The younger man’s face burned with both shame and anger.

“As if your worthless gods mean a damn thing to me. Your city smothers the bones of innocent people while your murderous pious sit perched upon undeserved thrones. If they are the ones deemed worthy of your gods’ blessings, then it is not gods you worship.”

Vicco grabbed Adorin’s arm and lifted him off the ground. “Do not blaspheme so loud in this city. Do not insult my beliefs.”

Adorin shoved the man away. “I curse your demons, and I curse you. You serve as a willing dog to a corrupt and vile lord. Do not utter your feelings for me and then lecture me in the same breath. That makes you nothing more than a hypocrite.”

The words were like venom seeping from his mouth, but how could Vicco say those things to Adorin? Those feelings were human, not something disgusting, worthy of punishment. This was the man he thought so highly of? 

Vicco felt those words, it was written all over his face. The man seemed to shrink, even though he was taller than Adorin. The commotion stirred Ralk awake, catching both men’s attention as he jumped up from his bedding.

“What is this?” Ralk asked, rubbing his eyes as he padded through the courtyard.

“Nothing,” Adorin muttered. “I will get your breakfast, Ralk.” He glared at Vicco. “You should find another assignment.” His tone went deep, as a single tear betrayed him, streaming down his cheek. “Considering you are no longer needed… or wanted. The gods decree it, right?”

He turned away and ran from the menagerie, throwing open the doors as he disappeared into the hall.

Ralk stared at the captain before folding his arms. His azure eyes were shards of ice, his harsh gaze judging the man before he understood the situation. He didn’t have to. The way Adorin spoke, the tears he was trying to hold back said everything.

“You failed,” Ralk said, his voice coming across as growls.

“In many ways,” Vicco responded, meeting the G’yel’s threatening stare with his own. “How nice of you to speak now. I suppose it makes sense why you would hide it.”

“Plans on letting my secret fly with a loose tongue?” Ralk muttered, baring his teeth.

“That all depends on you.” Vicco unsheathed his sword, swinging it up before pressing the edge against Ralk’s neck. “I’ve got some questions.”

The G’yel swallowed, keeping his head still. “You can ask them without your weapon, human.”

Vicco breathed deeply, curling his lips before letting the sword fall to his side. “Did you know about Adorin’s feelings for me?”

Ralk studied Vicco’s manic movements, curious where the man was going with this discussion.

“Of course. We talk a lot,” Ralk said with a sneer. “You never returned last night, and he assumed what any person would.”

Vicco’s anger melted into a melancholy as he slipped the sword back into its sheath and turned away. “That is not true.” He paused and looked up at the sky. “I couldn’t face him after realizing there was nothing I could do.”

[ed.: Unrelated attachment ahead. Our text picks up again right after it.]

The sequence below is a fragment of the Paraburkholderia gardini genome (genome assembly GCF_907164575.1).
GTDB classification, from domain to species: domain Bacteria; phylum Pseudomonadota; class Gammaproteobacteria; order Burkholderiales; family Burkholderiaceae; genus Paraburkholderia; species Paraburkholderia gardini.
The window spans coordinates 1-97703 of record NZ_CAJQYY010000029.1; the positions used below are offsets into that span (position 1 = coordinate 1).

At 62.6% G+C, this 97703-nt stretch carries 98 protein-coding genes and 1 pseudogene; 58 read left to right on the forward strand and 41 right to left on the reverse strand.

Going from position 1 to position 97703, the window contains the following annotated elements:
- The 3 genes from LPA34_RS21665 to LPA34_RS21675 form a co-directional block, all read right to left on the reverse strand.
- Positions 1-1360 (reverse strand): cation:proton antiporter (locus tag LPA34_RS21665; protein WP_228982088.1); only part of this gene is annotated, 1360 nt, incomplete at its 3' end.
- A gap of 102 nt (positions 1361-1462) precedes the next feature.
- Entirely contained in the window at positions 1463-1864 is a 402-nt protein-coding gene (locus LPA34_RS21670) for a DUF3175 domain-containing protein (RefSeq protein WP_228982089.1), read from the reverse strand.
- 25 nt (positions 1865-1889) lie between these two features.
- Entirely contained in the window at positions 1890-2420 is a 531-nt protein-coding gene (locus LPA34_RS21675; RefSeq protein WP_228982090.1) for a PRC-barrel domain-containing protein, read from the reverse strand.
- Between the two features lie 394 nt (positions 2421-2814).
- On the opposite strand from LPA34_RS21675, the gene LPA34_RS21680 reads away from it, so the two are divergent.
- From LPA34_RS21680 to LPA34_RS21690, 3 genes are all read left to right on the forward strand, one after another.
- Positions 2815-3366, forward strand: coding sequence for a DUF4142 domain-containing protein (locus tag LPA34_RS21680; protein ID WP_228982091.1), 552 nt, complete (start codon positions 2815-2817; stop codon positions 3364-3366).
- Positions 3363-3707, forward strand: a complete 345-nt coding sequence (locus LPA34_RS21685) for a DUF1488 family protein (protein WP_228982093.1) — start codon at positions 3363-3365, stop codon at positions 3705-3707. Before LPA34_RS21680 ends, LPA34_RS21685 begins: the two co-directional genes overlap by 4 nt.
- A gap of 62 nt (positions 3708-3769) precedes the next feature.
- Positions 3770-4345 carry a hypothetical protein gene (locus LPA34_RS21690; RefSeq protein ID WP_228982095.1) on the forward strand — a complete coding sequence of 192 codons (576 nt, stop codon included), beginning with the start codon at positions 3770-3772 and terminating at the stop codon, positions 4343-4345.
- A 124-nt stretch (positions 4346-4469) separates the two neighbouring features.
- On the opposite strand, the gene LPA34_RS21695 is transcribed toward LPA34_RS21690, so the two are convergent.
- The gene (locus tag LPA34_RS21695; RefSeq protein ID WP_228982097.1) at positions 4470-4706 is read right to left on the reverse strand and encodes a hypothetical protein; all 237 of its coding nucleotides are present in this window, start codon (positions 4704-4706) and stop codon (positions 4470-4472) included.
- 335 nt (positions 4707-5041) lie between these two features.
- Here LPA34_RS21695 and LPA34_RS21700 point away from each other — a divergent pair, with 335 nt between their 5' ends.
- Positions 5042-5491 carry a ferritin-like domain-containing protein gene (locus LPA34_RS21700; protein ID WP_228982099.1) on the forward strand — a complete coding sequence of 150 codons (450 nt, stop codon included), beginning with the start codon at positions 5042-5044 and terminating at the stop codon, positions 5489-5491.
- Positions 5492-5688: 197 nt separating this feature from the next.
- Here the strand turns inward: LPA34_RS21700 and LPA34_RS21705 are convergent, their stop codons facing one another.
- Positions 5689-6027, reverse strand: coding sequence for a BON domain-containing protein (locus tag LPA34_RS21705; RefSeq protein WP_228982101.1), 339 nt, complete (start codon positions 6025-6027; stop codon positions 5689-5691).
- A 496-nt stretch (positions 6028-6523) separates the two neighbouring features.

“That did not matter. He needed you,” Ralk said, a little more sympathetically. “He yearned for you. I could smell it on him always, and I was interested to see where it would go at first. But after a while, his obsession with you made me jealous.”

“You aren’t… serious,” Vicco turned back around, his stare narrowed on Ralk.

No, Vicco wasn’t ready to hear that, and neither was Adorin. Ralk understood such things were taboo. Not only was the G’yel a male, he was a different species. They wouldn’t hesitate to execute the poor man if they even got a hint of anything more than friendship.

“Of course not,” Ralk said, chuckling. “The look on your face is quite humorous.”

Vicco cleared his throat. “After seeing your arm around him this morning, I almost believed you.”

“He is a friend that needed comfort,” Ralk retorted, feeling a bit nauseous. He hadn’t thought how that would look to other humans.

“Don’t hold him like that again,” Vicco scolded, exhaling what appeared to be relief. “Do you realize what would have happened to him if someone else had stumbled upon you two like that?”

A jolt of fear shook him as he remembered last night. Someone had already seen them like that. How else would the food have gotten into the courtyard.

Ralk clenched his fists so tight his claws pierced the pads on his palm. The man was right, and hopefully he hadn’t put his friend in harm’s way. As if he needed more of a reason to hate human society, especially in Nau. 

He was angry, frustrated, and terrified all at once. He glared at the human and pointed a large, clawed finger at his chest. “We duel again today, and tomorrow.”

Vicco sighed and slapped away the G’yel’s hand. “You better not die when it is your time to fight.”

 “I did not know you cared,” Ralk said, sarcastically.

“I don’t, but Adorin does for some reason.”

“I do not plan on dying, human.” Ralk’s smile was wicked as his shaky hands dripped blood from the puncture wounds. “I look forward to killing as many of your kind as I can.”

Vicco scoffed and looked away in time to see Adorin wheel a cart of food into the courtyard.